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he has formed a band from the village amateurs, and established a musical club for their improvement; he has also sorted a choir, as he sorted my father's pack of hounds, according to the directions of Jervaise Markham, in his Country Contentments; for the bass he has sought out all the deep, solemn mouths,' and for the tenor the é loud ringing mouths,” among the country bumpkins; and for sweet mouths,' he has culled with curious taste among the prettiest lasses in the neighbourhood; though these last, he affirms, are the most difficult to keep in tune; your pretty female singer being exceedingly wayward and capricious, and very liable to accident."
As the morning, though frosty, was remarkably fine and clear, the most of the family walked to the church, which was a very old building of grey stone, and stood near a village, about half a mile from the park gate. Adjoining it was a low snug parsonage, which seemed coeval with the church. The front of it was perfectly matted with a yew tree, that had been trained against its walls, through the dense foliage of which, apertures had been formed to admit light into the small antique lattices. As we passed this sheltered nest, the parson issued forth and preceded us. - I had expected to see a sleek well-conditioned pastor, such as is often found in a snug living in the vicinity of a rich patron's table, but I was disappointed. The parson was a little, meagre, black-looking man, with a grizzled wig that was too wide, and stood off from each ear; so that his head seemed to have shrunk away within it, like a dried filbert in its shell. He wore a rusty coat, with great skirts, and pockets that would have held the church bible and prayer book : and his small legs seemed still smaller, from being planted in large shoes, decorated with enormous buckles. , I was informed by Frank Bracebridge, that the parson had been a chum of his father's at Oxford, and had received this living shortly after the latter had come to his estate. He was a complete black-letter hunter, and would
scarcely read a work printed in the Roman character. The editions of Caxton and Wynkin de Worde were his delight; and he was indefatigable in his researches after such old English writers as have fallen into oblivion from their worthlessness. In deference, perhaps, to the notions of Mr. Bracebridge, he had made diligent investigations into the festive rites and holyday customs of former times; and had been as zealous in the inquiry, as if he had been a boon companion; but it was merely with that plodding spirit with which men of adust temperament follow up any track of study, merely because it is denominated learning; indifferent to its intrinsic nature, whether it be the illustration of the wisdom, or of the ribaldry and obscenity of antiquity. He had pored over these old volumes so intensely, that they seemed to have been reflected into his countenance; which, if the face be indeed an index of the mind, might be compared to a title-page of black letter.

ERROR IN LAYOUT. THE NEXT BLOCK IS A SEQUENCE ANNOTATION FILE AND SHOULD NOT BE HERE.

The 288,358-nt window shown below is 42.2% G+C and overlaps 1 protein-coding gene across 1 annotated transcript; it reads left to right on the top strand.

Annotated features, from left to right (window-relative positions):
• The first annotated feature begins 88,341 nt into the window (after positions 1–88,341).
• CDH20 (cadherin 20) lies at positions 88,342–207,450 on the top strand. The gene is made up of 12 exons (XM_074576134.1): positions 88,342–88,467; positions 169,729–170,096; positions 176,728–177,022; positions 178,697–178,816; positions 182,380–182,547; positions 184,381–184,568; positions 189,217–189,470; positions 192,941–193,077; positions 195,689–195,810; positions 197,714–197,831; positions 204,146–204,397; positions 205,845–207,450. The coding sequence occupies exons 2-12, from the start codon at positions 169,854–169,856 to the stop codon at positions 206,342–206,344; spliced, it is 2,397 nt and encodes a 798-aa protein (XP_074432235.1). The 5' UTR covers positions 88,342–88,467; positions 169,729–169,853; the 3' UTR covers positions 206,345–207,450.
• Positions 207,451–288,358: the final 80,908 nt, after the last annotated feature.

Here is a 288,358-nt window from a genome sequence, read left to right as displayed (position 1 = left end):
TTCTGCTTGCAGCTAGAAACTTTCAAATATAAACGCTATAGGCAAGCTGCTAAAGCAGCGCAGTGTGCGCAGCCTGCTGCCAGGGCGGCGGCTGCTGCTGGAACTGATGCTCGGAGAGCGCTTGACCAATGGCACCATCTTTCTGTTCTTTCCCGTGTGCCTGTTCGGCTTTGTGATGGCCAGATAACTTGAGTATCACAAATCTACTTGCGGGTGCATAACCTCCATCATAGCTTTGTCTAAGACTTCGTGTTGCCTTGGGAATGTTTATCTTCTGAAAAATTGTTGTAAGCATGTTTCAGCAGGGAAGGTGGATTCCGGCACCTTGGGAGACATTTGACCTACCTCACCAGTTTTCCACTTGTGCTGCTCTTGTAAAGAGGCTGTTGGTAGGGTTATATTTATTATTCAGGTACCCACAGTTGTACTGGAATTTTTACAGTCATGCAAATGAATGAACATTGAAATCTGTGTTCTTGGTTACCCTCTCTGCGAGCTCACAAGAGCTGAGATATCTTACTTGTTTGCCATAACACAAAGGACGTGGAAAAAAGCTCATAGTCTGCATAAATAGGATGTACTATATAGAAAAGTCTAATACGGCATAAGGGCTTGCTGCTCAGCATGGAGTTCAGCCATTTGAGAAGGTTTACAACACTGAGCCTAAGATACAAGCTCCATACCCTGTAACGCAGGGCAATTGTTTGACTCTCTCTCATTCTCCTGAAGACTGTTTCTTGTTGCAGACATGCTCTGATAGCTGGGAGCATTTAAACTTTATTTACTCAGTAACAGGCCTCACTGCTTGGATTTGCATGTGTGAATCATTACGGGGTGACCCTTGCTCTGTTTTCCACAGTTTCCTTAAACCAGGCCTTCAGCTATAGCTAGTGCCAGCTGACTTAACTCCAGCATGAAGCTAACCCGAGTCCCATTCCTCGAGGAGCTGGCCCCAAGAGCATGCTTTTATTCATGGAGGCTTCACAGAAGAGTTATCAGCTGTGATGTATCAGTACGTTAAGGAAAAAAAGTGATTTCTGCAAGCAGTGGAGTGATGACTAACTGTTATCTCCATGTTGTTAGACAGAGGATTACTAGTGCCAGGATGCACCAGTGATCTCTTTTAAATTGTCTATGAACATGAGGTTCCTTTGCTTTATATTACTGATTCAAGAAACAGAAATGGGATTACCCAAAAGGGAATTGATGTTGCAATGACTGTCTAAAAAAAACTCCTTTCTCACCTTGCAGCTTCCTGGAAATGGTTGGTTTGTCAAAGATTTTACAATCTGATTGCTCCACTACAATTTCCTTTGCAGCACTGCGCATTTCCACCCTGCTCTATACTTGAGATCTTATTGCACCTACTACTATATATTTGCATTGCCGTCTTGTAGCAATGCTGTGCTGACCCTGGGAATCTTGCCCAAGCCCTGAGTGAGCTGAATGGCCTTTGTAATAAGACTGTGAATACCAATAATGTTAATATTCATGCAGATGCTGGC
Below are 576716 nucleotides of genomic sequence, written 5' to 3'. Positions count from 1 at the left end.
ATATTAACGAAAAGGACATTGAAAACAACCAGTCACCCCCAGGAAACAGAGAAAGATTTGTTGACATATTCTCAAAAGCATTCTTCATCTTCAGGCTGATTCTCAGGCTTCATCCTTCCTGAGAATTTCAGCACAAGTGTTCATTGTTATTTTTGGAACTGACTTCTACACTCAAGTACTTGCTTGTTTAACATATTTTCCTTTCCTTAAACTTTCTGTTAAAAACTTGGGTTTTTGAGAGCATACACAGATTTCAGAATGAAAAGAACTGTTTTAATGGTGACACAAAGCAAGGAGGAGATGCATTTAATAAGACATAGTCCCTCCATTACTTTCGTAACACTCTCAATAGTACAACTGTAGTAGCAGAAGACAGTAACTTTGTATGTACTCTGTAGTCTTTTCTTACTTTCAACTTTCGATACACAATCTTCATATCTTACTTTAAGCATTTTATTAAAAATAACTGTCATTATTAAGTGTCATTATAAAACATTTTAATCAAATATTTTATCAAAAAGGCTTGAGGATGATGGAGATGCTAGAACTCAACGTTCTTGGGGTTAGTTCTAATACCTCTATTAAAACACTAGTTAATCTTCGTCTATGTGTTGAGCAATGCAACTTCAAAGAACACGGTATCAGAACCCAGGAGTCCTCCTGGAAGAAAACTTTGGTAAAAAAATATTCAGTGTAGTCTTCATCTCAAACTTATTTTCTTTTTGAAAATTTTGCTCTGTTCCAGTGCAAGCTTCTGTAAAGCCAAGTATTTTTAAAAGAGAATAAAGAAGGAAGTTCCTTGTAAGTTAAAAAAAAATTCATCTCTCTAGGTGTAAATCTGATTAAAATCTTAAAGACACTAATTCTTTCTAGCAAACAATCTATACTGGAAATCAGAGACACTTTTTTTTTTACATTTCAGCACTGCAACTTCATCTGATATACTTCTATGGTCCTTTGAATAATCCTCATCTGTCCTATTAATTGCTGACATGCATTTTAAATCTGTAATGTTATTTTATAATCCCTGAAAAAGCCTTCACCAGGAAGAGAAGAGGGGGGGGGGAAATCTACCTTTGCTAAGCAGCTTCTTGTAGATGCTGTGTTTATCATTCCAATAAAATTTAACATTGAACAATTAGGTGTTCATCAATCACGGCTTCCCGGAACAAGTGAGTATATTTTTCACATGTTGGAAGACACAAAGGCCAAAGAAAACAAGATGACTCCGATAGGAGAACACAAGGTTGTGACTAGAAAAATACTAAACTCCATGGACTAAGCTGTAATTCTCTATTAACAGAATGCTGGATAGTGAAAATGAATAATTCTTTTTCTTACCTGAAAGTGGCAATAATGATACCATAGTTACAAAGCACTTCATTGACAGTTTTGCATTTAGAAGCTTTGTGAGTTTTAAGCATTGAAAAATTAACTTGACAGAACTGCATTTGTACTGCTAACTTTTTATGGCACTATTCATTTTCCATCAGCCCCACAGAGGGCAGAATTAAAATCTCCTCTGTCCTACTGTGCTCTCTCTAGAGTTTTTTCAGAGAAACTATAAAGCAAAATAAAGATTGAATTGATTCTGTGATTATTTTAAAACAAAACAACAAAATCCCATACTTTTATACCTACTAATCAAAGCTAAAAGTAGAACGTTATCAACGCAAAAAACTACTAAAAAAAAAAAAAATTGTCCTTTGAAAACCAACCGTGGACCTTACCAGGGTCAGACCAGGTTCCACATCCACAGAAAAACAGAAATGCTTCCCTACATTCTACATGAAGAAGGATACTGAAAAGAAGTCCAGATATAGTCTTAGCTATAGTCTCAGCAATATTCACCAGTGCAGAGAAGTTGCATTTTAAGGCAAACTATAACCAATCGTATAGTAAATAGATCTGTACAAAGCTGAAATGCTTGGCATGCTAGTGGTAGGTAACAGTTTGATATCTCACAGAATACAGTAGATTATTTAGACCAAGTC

On reaching the church porch, we found the VOL. II.
parson rebuking the grey-headed sexton for having used mistletoe among the greens with which the church was decorated. It was, he observed, an unholy plant, profaned by having been used by the Druids in their mystic ceremonies; and though it might be innocently employed in the festive ornamenting of halls and kitchens, yet it had been deemed by the Fathers of the Church as unhallowed, and totally unfit for sacred purposes. So tenacious was he on this point, that the poor sexton was obliged to strip down a great part of the humble trophies of his taste, before the parson would consent to enter upon the service of the day.
The interior of the church was venerable but simple; on the walls were several mural monuments of the Bracebridges, and just beside the altar was a tomb of ancient workmanship, on which lay the effigy of a warrior in armour, with his legs crossed, a sign of his having been a crusader. I was told it was one of the family who had signalized himself in the Holy Land,
and the same whose picture hung over the fire-place in the hall.
During service, Master Simon stood up in the pew, and repeated the responses very audibly; evincing that kind of ceremonious devotion punctually observed by a gentleman of the old school, and a man of old family connexions. I observed too, that he turned over the leaves of a folio prayer book with something of a flourish; possibly to show off an enormous seal-ring which enriched one of his fingers, and which had the look of a family relic. But he was evi, dently most solicitous about the musical part of the service, keeping his eye fixed intently on the choir, and beating time with much gesticulation and emphasis.
The orchestra was in a small gallery, and presented a most whimsical grouping of heads, piled one above the other, among which I particularly noticed that of the village tailor, a pale fellow with a retreating forehead and chin, who played on the clarionet, and seemed to have blown his face to a point; and there was